In general, the semantics of the Scala Native language are the same as Scala on the JVM. However, a few differences exist, which we mention here.
Annotations and types defined
scala.scalanative.unsafe may modify semantics
of the language for sake of interoperability with C libraries, read more about
those in Native code interoperability section.
Scala Native supports parallel multi-threaded programming and assumes multi-threaded execution by default. Upon the absence of system threads in the linked program, Scala Native can automatically switch to single-threaded mode, allowing to get rid of redundant synchronization, as the state is never shared between threads.
Scala Native tries to follow the Java Memory Model, but by default uses more relaxed semantics in some areas. Due to the majority of immutable shared states in most Scala programs, Scala Native does not follow Java final fields semantics. Safe publication of final fields (val`s in Scala) can be enabled by annotating fields or the whole class with `@scala.scalanative.annotation.safePublish, this behaviour can be also enabled on whole project scope by providing a Scala compiler plugin options -Pscalanative:forceStrictFinalFields. Semantics of final fields can be also overriden at linktime using NativeConfig.semanticsConfig - it can be configured to override default relaxed memory model, allowing to replace it with strict JMM semantics or disable synchronization entierely.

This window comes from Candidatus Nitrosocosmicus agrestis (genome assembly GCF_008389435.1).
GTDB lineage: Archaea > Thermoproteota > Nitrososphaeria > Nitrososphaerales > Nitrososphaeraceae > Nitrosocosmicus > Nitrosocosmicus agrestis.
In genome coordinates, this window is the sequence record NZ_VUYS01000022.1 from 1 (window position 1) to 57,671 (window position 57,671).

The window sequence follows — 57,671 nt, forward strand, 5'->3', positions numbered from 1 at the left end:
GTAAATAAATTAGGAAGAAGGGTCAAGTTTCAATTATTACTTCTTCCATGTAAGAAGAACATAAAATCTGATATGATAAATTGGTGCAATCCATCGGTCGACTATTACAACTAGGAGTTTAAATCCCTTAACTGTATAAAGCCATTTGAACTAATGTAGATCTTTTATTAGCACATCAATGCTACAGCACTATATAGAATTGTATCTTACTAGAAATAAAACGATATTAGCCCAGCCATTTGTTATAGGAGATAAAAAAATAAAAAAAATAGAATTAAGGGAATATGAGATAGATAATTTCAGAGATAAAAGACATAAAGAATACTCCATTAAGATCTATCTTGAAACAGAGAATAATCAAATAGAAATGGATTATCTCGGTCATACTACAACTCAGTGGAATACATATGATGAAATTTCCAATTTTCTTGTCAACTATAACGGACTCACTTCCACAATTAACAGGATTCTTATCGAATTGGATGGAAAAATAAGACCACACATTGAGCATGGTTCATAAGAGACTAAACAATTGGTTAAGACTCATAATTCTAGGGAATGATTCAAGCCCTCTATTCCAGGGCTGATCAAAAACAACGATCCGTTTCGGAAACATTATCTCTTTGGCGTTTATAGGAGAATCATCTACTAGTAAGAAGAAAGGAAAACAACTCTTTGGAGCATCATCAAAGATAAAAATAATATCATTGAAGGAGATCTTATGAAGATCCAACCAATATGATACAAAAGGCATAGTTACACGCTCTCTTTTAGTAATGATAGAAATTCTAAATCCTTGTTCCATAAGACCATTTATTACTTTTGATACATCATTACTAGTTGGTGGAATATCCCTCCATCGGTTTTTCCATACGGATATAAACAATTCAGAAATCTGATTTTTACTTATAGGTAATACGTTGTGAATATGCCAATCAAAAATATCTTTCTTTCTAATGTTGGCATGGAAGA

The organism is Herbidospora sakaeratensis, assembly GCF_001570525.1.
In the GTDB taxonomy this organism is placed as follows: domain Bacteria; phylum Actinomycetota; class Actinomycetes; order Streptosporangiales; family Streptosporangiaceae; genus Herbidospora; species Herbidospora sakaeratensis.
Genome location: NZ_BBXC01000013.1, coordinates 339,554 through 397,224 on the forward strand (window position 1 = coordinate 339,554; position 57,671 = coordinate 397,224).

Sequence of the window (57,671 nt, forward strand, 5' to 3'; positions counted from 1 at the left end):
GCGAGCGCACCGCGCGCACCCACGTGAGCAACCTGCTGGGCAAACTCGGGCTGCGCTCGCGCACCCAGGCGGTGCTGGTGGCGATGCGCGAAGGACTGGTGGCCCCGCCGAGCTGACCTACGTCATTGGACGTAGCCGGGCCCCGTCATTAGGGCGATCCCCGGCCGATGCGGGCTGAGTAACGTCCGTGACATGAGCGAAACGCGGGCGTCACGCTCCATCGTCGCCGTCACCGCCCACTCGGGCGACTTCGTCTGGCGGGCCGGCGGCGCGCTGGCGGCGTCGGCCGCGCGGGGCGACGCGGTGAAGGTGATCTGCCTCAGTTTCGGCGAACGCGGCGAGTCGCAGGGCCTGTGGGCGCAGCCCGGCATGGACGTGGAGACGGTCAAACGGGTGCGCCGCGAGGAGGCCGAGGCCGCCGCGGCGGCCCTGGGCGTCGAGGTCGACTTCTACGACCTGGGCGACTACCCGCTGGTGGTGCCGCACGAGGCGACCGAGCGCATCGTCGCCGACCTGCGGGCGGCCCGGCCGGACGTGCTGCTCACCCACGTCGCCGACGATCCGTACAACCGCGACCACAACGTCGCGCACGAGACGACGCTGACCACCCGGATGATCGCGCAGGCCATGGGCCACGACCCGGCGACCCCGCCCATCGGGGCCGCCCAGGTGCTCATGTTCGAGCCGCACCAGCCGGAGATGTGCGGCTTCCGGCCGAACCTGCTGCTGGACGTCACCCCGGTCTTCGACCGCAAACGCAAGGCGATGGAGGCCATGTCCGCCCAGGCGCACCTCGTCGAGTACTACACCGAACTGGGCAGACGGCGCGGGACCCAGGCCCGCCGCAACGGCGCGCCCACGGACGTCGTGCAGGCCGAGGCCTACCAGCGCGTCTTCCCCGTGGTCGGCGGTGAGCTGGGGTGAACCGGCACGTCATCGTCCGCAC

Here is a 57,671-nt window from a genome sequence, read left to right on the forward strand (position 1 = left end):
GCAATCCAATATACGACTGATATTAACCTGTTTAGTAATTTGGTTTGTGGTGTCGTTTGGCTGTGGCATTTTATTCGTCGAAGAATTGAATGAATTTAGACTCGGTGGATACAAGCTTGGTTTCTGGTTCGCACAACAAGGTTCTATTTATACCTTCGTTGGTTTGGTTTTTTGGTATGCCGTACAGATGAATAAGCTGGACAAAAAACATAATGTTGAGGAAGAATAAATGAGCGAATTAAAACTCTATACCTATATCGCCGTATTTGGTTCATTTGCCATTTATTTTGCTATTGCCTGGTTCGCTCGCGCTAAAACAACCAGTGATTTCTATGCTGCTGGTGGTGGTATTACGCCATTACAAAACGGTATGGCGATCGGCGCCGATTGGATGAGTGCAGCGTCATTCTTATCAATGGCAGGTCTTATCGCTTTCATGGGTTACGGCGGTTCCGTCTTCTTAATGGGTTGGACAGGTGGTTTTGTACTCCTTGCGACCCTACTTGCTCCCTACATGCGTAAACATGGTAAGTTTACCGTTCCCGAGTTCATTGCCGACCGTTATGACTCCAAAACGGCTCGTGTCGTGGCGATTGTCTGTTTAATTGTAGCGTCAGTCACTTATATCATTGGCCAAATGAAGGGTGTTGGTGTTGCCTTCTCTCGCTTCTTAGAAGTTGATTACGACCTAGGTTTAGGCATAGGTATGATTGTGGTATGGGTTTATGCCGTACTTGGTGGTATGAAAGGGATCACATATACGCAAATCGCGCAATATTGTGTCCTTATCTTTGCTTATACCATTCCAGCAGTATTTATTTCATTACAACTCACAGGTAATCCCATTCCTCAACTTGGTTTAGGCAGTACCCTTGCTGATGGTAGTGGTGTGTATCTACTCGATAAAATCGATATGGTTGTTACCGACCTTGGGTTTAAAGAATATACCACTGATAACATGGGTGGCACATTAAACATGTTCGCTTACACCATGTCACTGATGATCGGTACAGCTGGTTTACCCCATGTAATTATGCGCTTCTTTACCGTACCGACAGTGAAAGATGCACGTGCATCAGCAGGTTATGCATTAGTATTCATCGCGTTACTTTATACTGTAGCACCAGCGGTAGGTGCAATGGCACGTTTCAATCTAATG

Scala Native ensures that all class field operations would be executed atomically, but does not impose any synchronization or happens-before guarantee.
Finalize method from
java.lang.Object is never called in Scala Native.
Generally, Scala Native follows most of the special error conditions similarly to JVM:
IndexOutOfBoundsExceptionon out-of-bounds access.
ClassCastExceptionon incorrect casts.
Accessing a field or method on
Integer division by zero throws
There are a few exceptions:
Stack overflows are undefined behavior and would typically segfault on supported architectures instead of throwing
Exhausting a heap space results in crash with a stack trace instead of throwing
Continue to Native code interoperability.